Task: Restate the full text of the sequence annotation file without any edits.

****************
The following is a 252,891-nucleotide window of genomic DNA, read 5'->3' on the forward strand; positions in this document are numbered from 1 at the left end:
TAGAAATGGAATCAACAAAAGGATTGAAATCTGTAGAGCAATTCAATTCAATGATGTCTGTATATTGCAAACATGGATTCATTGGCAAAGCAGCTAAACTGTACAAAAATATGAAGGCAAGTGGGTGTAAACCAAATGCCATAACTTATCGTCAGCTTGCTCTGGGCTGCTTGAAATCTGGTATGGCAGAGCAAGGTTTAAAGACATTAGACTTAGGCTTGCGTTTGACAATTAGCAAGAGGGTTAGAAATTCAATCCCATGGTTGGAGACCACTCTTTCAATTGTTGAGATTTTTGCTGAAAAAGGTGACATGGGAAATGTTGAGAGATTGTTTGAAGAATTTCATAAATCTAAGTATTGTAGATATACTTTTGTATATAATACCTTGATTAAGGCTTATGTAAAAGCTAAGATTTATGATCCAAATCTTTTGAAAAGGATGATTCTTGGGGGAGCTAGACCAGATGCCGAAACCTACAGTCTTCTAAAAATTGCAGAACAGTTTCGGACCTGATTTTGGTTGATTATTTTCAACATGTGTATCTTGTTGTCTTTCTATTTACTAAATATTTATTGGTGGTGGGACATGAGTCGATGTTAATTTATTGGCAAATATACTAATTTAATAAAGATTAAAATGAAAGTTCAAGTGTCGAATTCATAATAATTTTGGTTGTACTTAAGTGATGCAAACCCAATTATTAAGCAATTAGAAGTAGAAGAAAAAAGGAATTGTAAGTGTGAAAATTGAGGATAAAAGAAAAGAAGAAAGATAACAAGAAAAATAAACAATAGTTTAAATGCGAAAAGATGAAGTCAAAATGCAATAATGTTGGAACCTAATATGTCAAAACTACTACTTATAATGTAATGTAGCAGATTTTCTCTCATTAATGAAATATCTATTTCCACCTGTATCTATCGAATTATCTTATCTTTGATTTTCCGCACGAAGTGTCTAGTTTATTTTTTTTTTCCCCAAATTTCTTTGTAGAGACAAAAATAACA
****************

The following is a 252,891-nucleotide window of genomic DNA, read 5'->3' on the forward strand; positions in this document are numbered from 1 at the left end:
TAGAAATGGAATCAACAAAAGGATTGAAATCTGTAGAGCAATTCAATTCAATGATGTCTGTATATTGCAAACATGGATTCATTGGCAAAGCAGCTAAACTGTACAAAAATATGAAGGCAAGTGGGTGTAAACCAAATGCCATAACTTATCGTCAGCTTGCTCTGGGCTGCTTGAAATCTGGTATGGCAGAGCAAGGTTTAAAGACATTAGACTTAGGCTTGCGTTTGACAATTAGCAAGAGGGTTAGAAATTCAATCCCATGGTTGGAGACCACTCTTTCAATTGTTGAGATTTTTGCTGAAAAAGGTGACATGGGAAATGTTGAGAGATTGTTTGAAGAATTTCATAAATCTAAGTATTGTAGATATACTTTTGTATATAATACCTTGATTAAGGCTTATGTAAAAGCTAAGATTTATGATCCAAATCTTTTGAAAAGGATGATTCTTGGGGGAGCTAGACCAGATGCCGAAACCTACAGTCTTCTAAAAATTGCAGAACAGTTTCGGACCTGATTTTGGTTGATTATTTTCAACATGTGTATCTTGTTGTCTTTCTATTTACTAAATATTTATTGGTGGTGGGACATGAGTCGATGTTAATTTATTGGCAAATATACTAATTTAATAAAGATTAAAATGAAAGTTCAAGTGTCGAATTCATAATAATTTTGGTTGTACTTAAGTGATGCAAACCCAATTATTAAGCAATTAGAAGTAGAAGAAAAAAGGAATTGTAAGTGTGAAAATTGAGGATAAAAGAAAAGAAGAAAGATAACAAGAAAAATAAACAATAGTTTAAATGCGAAAAGATGAAGTCAAAATGCAATAATGTTGGAACCTAATATGTCAAAACTACTACTTATAATGTAATGTAGCAGATTTTCTCTCATTAATGAAATATCTATTTCCACCTGTATCTATCGAATTATCTTATCTTTGATTTTCCGCACGAAGTGTCTAGTTTATTTTTTTTTTCCCCAAATTTCTTTGTAGAGACAAAAATAACA